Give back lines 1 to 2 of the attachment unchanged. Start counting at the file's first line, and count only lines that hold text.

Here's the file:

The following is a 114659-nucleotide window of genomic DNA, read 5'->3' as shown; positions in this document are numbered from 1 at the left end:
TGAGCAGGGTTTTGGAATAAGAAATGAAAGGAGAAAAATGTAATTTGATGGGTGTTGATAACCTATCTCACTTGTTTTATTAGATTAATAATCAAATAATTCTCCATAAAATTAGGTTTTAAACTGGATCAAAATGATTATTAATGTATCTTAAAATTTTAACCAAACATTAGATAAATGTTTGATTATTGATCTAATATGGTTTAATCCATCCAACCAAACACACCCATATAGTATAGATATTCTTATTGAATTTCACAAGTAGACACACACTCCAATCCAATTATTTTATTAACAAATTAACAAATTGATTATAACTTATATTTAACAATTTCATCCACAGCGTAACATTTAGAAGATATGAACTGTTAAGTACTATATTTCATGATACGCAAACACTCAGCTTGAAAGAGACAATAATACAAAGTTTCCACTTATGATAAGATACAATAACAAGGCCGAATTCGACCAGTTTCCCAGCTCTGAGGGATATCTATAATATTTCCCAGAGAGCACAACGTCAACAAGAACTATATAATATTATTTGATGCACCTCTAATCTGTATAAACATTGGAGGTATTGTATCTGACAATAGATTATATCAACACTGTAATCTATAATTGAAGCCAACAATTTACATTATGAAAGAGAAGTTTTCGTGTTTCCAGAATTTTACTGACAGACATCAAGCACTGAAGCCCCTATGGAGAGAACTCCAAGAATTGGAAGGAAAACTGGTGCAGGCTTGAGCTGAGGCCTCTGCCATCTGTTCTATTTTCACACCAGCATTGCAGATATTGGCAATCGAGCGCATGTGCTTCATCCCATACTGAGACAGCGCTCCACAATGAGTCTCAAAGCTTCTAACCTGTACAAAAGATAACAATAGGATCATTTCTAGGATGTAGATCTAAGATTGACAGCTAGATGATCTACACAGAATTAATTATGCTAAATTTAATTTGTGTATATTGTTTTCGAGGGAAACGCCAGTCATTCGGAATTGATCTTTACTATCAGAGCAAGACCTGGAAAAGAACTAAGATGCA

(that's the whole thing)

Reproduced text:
The following is a 114659-nucleotide window of genomic DNA, read 5'->3' as shown; positions in this document are numbered from 1 at the left end:
TGAGCAGGGTTTTGGAATAAGAAATGAAAGGAGAAAAATGTAATTTGATGGGTGTTGATAACCTATCTCACTTGTTTTATTAGATTAATAATCAAATAATTCTCCATAAAATTAGGTTTTAAACTGGATCAAAATGATTATTAATGTATCTTAAAATTTTAACCAAACATTAGATAAATGTTTGATTATTGATCTAATATGGTTTAATCCATCCAACCAAACACACCCATATAGTATAGATATTCTTATTGAATTTCACAAGTAGACACACACTCCAATCCAATTATTTTATTAACAAATTAACAAATTGATTATAACTTATATTTAACAATTTCATCCACAGCGTAACATTTAGAAGATATGAACTGTTAAGTACTATATTTCATGATACGCAAACACTCAGCTTGAAAGAGACAATAATACAAAGTTTCCACTTATGATAAGATACAATAACAAGGCCGAATTCGACCAGTTTCCCAGCTCTGAGGGATATCTATAATATTTCCCAGAGAGCACAACGTCAACAAGAACTATATAATATTATTTGATGCACCTCTAATCTGTATAAACATTGGAGGTATTGTATCTGACAATAGATTATATCAACACTGTAATCTATAATTGAAGCCAACAATTTACATTATGAAAGAGAAGTTTTCGTGTTTCCAGAATTTTACTGACAGACATCAAGCACTGAAGCCCCTATGGAGAGAACTCCAAGAATTGGAAGGAAAACTGGTGCAGGCTTGAGCTGAGGCCTCTGCCATCTGTTCTATTTTCACACCAGCATTGCAGATATTGGCAATCGAGCGCATGTGCTTCATCCCATACTGAGACAGCGCTCCACAATGAGTCTCAAAGCTTCTAACCTGTACAAAAGATAACAATAGGATCATTTCTAGGATGTAGATCTAAGATTGACAGCTAGATGATCTACACAGAATTAATTATGCTAAATTTAATTTGTGTATATTGTTTTCGAGGGAAACGCCAGTCATTCGGAATTGATCTTTACTATCAGAGCAAGACCTGGAAAAGAACTAAGATGCA